Regents approve appointments to endowed and titled professorships
ANN ARBOR—Faculty appointments to endowed and titled professorships, approved by the University of Michigan Regentsat their June 15-16 meeting, included:
Marion A. Guck, professor of music (music theory), was named to the Louise Cuyler Collegiate Professorship of Music, effective Sept. 1.
Rachel Kaplan, professor of natural resources and professor of psychology, will hold the Samuel Trask Dana Professorship of Environment and Behavior, effective Sept. 1.
Ronald J. Mann, professor of law, will hold the Roy F. and Jean Humphrey Proffitt Research Professorship of Law, effective July 1.
Homer A. Neal, interim president emeritus, vice president emeritus for research, the Samuel A. Goudsmit Professor of Physics, and professor of physics, will hold the Samuel A. Goudsmit Distinguished University Professorship of Physics, effective Sept. 1.
Martin S. Pernick, professor of history, will hold the Richard Hudson Research Professorship of History, effective Sept. 1.
John A. Witter, professor of forestry, will hold the George Willis Pack Professorship of Forest Entomology, effective Sept. 1.
“Prof. Crawford is a highly-acclaimed scholar of American music whose reputation in his discipline is unsurpassed by that of any living scholar,” Provost Nancy Cantor said. “He is known as a scholar with a genius for seeing the ‘big picture’ and for striking at the essential heart of meaning. Despite a demanding program of scholarly research and publication, Prof. Crawford has maintained a distinguished record of departmental, college and university service. He has been equally diligent in service to his profession. He has occupied numerous key positions in the American Musicological Society and is, in fact, the first Americanist to have been elected president of the Society.”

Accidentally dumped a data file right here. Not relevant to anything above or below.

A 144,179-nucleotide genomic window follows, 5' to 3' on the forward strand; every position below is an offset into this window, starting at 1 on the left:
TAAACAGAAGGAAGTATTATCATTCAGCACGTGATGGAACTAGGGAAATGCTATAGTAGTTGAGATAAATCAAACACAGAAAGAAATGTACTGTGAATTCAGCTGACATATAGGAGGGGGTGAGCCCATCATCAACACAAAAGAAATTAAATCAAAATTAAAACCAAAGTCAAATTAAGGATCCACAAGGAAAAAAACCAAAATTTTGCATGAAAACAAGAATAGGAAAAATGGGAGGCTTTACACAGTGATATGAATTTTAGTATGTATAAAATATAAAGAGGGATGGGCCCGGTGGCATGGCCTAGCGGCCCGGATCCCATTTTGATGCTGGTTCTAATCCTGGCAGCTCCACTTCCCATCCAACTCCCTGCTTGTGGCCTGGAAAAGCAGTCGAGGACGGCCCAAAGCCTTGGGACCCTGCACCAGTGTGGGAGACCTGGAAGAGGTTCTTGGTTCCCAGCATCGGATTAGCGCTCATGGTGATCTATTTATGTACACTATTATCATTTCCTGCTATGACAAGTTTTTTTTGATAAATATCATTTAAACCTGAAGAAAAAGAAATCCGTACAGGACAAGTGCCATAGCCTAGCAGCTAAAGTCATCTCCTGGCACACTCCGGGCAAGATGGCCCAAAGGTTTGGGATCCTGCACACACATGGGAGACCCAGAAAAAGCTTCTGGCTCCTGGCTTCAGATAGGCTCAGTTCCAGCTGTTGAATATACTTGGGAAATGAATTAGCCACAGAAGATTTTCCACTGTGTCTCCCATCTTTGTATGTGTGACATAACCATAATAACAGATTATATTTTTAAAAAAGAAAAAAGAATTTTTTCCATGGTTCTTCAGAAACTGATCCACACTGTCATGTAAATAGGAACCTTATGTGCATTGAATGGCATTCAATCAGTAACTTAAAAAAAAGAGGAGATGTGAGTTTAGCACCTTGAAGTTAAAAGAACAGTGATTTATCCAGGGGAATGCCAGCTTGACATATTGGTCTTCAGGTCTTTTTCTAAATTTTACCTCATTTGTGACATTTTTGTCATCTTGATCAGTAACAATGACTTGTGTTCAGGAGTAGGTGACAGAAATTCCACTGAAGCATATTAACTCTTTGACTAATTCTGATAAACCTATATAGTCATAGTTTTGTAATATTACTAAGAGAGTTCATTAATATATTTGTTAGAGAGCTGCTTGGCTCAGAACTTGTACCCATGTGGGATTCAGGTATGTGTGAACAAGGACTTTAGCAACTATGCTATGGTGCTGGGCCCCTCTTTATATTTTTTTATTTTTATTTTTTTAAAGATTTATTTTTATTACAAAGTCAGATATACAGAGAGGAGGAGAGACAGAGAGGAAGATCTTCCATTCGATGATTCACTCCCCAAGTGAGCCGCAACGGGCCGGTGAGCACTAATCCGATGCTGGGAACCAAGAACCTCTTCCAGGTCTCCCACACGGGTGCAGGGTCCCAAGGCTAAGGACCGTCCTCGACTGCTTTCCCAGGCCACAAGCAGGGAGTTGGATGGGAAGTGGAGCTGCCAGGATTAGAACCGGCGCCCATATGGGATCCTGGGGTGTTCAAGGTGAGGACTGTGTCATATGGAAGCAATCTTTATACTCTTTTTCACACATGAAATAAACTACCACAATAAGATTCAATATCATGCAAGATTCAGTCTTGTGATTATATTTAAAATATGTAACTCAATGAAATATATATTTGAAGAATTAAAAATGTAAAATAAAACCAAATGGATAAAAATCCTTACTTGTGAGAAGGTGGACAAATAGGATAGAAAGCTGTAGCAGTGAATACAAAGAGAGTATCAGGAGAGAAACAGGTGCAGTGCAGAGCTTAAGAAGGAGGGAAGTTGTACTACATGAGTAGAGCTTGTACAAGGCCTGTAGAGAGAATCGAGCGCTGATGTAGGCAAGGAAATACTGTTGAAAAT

“Prof. Guck is a prolific writer, with many articles and book chapters published by the university presses of Cambridge, Cornell, and Oxford, and in the most important journals including Perspectives of New Music and the Journal of Musicology,” said Paul C. Boylan, dean of the School of Music. “She has presented papers at the Library of Congress, University of California-Berkeley, University of Virginia, Columbia University, the British Musicological Societies Biennial Conference, the American Musicological Society, and on many occasions for the Society for Music Theory.”
“Prof. Kaplan, known nationally and internationally for her innovative research on the benefits of nature experiences, has published widely on environmental preference, public participation, nature benefits, and related topics,” said Daniel A. Mazmanian, dean of the School of Natural Resources and Environment. “Prof. Kaplan is also known as an outstanding teacher and mentor. Her former students not only appreciate her high standards and unflagging support; they value her advice so highly that they continue to seek it years after completing their degrees. New faculty in the School of Natural Resources and Environment also recognize and appreciate her honesty and helpfulness; many have requested that she serve as their faculty mentor.”